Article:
In recent months, YU-CARE Steering Committee member Dr. Gary Turner from the Department of Psychology has significantly contributed to the study of the cognitive neuroscience of aging.
Dr. Turner's research uses MRI techniques to investigate how brain functioning is related to cognitive changes that occur in older adulthood. His recent studies expand beyond the commonly held assumption that cognitive aging is short-hand for cognitive decline. His research has shown that cognitive aging is also associated with cognitive gains in areas such as creative thinking as well as wisdom in solving real world problems. Dr. Turner and his students are also working to develop cognitive training programs to improve concentration and focus in later life.
Read the abstracts for Dr. Turners’ recent research on cognitive aging and neuroscience below and follow the journal links for the full articles.
Abstracts and Links
Turner, G.R., Novakovic-Agopian, T., Kornblith, E., Adnan, A., Madore, M., Chen, A.J.W., & D’Esposito, M. (2019). Goal-Oriented Attention Self-Regulation (GOALS) training in older adults. Aging & Mental Health.
Abstract: Objectives: A common cognitive complaint of older adulthood is distractibility, or decline in ability to concentrate and maintain focus, yet few evidence-based interventions exist to address these deficits. We implemented s pilot trial of an evidence-based executive function training program, to investigate whether training in applied goal-directed attention regulation and problem solving would enhance executive control abilities in a sample of cognitively normal older adults with self-reported complaints of concentration problems.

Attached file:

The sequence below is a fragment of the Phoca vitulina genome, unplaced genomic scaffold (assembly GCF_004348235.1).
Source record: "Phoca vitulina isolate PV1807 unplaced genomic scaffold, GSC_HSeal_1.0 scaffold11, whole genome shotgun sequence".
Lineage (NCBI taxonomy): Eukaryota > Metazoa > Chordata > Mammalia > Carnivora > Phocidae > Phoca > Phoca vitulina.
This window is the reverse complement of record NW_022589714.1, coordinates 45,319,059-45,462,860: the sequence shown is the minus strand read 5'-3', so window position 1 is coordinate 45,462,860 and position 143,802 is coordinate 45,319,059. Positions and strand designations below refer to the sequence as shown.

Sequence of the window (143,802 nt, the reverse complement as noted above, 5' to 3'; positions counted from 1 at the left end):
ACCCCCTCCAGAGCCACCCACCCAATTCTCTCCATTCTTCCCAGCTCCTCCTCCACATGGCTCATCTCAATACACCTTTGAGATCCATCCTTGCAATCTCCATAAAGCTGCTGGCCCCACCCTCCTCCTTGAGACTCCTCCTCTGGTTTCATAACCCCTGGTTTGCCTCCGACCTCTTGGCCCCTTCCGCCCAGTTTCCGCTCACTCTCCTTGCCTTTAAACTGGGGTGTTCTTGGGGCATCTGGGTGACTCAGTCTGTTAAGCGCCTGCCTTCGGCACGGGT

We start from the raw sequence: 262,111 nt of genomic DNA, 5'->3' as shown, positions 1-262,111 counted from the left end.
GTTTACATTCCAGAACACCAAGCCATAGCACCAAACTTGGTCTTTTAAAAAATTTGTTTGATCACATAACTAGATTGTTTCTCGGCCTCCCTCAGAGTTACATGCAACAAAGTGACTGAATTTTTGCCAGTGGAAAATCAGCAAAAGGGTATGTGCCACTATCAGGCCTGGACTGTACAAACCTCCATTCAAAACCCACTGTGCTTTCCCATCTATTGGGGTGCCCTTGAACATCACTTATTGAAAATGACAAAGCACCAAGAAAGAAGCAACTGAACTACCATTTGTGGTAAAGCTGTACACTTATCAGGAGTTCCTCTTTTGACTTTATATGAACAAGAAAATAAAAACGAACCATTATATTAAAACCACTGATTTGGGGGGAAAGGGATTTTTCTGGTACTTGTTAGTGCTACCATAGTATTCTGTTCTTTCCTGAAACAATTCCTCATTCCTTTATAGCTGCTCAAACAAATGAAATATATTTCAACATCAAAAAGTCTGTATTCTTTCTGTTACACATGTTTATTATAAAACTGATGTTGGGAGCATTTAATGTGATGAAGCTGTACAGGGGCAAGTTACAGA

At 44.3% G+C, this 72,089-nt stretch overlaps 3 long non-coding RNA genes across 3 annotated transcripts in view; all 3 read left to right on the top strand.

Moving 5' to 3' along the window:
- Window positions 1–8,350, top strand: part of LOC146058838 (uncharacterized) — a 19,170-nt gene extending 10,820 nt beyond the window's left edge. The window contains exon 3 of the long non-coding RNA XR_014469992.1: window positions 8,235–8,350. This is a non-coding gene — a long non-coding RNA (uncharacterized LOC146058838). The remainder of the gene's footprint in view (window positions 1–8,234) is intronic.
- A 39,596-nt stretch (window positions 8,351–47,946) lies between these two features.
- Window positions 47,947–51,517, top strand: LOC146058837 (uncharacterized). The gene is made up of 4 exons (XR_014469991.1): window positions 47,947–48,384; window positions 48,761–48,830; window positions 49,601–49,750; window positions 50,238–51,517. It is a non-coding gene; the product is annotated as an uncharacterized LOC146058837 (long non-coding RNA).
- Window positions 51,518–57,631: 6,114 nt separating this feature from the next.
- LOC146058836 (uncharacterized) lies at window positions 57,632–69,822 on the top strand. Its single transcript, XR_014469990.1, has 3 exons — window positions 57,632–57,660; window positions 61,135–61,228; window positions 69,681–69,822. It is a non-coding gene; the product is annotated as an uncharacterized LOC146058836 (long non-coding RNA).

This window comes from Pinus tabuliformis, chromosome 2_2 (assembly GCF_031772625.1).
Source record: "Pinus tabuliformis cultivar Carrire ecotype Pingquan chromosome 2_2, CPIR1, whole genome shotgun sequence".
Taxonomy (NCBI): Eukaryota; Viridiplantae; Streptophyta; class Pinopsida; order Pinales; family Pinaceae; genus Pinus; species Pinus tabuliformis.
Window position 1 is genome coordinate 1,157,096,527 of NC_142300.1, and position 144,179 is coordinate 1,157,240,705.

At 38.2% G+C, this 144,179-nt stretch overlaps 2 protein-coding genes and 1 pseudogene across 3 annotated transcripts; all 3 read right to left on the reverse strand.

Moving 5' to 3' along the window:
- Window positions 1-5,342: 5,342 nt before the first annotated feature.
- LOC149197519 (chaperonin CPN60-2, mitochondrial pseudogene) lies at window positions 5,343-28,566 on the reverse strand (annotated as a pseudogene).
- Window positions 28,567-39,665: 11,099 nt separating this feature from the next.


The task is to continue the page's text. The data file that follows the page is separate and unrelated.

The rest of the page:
Method: Consecutively recruited participants were placed into small groups and randomized to either Goal-Oriented Attentional Self-Regulation training (GOALS; N = 15) or a closely matched Brain Health Education program (BHE; N = 15).
Results: GOALS participants significantly improved on: neurocognitive measures of mental flexibility (p = 0.03, partial eta squared = 0.23); real-world setting functional performance measures of: task failures (p = 0.02, Cohen’s d = 0.88), task rule breaks (p = 0.02, Cohen’s d = 1.06), and execution (p = 0.04, Cohen’s d = 0.76); and in-lab functional assessment of goal-directed behaviour divergent thinking scale (p = 0.03, Cohen’s d = 0.95). All participants improved on a neurocognitive measure of planning (p = 0.01, partial eta squared = 0.031). BHE participants’ improvement over and above GOALS participants was limited to: rule adherence on the real world task (p = 0.04, Cohen’s d = 0.99), and evaluator rating (p = 0.03, Cohen’s d = 0.56), and average score (p = 0.02, Cohen’s d = 0.71) on the in-lab functional task.
Conclusion: Participation in GOALS training can enhance executive control, and lead to real-world functional improvements, for cognitively normal older adults with self-reported attention difficulties.
Spreng, R.N. & Turner, G.R. (2019). The shifting architecture of cognition and brain function in older adulthood. Perspectives on Psychological Science.